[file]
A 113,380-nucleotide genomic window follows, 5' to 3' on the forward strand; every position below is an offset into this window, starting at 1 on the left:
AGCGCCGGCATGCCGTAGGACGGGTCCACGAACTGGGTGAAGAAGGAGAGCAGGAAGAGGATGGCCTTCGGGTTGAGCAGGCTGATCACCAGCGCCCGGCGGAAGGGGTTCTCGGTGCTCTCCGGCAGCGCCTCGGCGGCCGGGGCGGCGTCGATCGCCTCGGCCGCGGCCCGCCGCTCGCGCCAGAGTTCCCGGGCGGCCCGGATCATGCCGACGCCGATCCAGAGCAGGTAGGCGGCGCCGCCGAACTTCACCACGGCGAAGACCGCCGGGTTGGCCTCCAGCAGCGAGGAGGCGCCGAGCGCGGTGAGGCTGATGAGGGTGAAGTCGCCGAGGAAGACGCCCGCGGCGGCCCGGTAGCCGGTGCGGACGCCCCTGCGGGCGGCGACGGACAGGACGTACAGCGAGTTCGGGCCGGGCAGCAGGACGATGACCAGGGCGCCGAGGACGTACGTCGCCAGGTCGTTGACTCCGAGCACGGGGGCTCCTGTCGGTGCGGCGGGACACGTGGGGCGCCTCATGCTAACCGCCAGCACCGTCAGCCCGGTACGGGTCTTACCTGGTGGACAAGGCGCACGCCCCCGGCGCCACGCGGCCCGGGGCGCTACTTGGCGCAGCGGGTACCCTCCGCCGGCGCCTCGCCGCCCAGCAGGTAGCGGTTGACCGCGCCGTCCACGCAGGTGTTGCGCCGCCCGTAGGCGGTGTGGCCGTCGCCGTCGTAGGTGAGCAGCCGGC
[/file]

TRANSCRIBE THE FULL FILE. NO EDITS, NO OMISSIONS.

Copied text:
A 113,380-nucleotide genomic window follows, 5' to 3' on the forward strand; every position below is an offset into this window, starting at 1 on the left:
AGCGCCGGCATGCCGTAGGACGGGTCCACGAACTGGGTGAAGAAGGAGAGCAGGAAGAGGATGGCCTTCGGGTTGAGCAGGCTGATCACCAGCGCCCGGCGGAAGGGGTTCTCGGTGCTCTCCGGCAGCGCCTCGGCGGCCGGGGCGGCGTCGATCGCCTCGGCCGCGGCCCGCCGCTCGCGCCAGAGTTCCCGGGCGGCCCGGATCATGCCGACGCCGATCCAGAGCAGGTAGGCGGCGCCGCCGAACTTCACCACGGCGAAGACCGCCGGGTTGGCCTCCAGCAGCGAGGAGGCGCCGAGCGCGGTGAGGCTGATGAGGGTGAAGTCGCCGAGGAAGACGCCCGCGGCGGCCCGGTAGCCGGTGCGGACGCCCCTGCGGGCGGCGACGGACAGGACGTACAGCGAGTTCGGGCCGGGCAGCAGGACGATGACCAGGGCGCCGAGGACGTACGTCGCCAGGTCGTTGACTCCGAGCACGGGGGCTCCTGTCGGTGCGGCGGGACACGTGGGGCGCCTCATGCTAACCGCCAGCACCGTCAGCCCGGTACGGGTCTTACCTGGTGGACAAGGCGCACGCCCCCGGCGCCACGCGGCCCGGGGCGCTACTTGGCGCAGCGGGTACCCTCCGCCGGCGCCTCGCCGCCCAGCAGGTAGCGGTTGACCGCGCCGTCCACGCAGGTGTTGCGCCGCCCGTAGGCGGTGTGGCCGTCGCCGTCGTAGGTGAGCAGCCGGC